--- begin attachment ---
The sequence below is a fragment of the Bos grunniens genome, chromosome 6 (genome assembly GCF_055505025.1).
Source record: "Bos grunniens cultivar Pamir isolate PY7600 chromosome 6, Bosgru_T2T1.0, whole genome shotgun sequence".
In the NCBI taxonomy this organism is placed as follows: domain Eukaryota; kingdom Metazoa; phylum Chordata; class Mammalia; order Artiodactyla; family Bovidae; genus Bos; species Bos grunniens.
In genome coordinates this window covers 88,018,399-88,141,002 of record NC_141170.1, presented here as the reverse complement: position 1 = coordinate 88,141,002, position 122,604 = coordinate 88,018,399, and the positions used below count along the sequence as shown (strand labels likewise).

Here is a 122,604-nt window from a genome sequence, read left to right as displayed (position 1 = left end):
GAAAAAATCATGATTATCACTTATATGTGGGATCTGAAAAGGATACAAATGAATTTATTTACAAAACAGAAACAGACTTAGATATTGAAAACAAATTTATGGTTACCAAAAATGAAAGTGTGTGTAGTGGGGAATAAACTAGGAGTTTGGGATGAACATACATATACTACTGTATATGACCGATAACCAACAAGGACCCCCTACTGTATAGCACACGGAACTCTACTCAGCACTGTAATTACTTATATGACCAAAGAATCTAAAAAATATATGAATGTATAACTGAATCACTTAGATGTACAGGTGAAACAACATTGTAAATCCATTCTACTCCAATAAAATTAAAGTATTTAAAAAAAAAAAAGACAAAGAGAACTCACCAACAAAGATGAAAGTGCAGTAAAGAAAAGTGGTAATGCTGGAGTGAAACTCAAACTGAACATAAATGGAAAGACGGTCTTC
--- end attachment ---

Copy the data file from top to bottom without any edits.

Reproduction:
The sequence below is a fragment of the Bos grunniens genome, chromosome 6 (genome assembly GCF_055505025.1).
Source record: "Bos grunniens cultivar Pamir isolate PY7600 chromosome 6, Bosgru_T2T1.0, whole genome shotgun sequence".
In the NCBI taxonomy this organism is placed as follows: domain Eukaryota; kingdom Metazoa; phylum Chordata; class Mammalia; order Artiodactyla; family Bovidae; genus Bos; species Bos grunniens.
In genome coordinates this window covers 88,018,399-88,141,002 of record NC_141170.1, presented here as the reverse complement: position 1 = coordinate 88,141,002, position 122,604 = coordinate 88,018,399, and the positions used below count along the sequence as shown (strand labels likewise).

Here is a 122,604-nt window from a genome sequence, read left to right as displayed (position 1 = left end):
GAAAAAATCATGATTATCACTTATATGTGGGATCTGAAAAGGATACAAATGAATTTATTTACAAAACAGAAACAGACTTAGATATTGAAAACAAATTTATGGTTACCAAAAATGAAAGTGTGTGTAGTGGGGAATAAACTAGGAGTTTGGGATGAACATACATATACTACTGTATATGACCGATAACCAACAAGGACCCCCTACTGTATAGCACACGGAACTCTACTCAGCACTGTAATTACTTATATGACCAAAGAATCTAAAAAATATATGAATGTATAACTGAATCACTTAGATGTACAGGTGAAACAACATTGTAAATCCATTCTACTCCAATAAAATTAAAGTATTTAAAAAAAAAAAAGACAAAGAGAACTCACCAACAAAGATGAAAGTGCAGTAAAGAAAAGTGGTAATGCTGGAGTGAAACTCAAACTGAACATAAATGGAAAGACGGTCTTC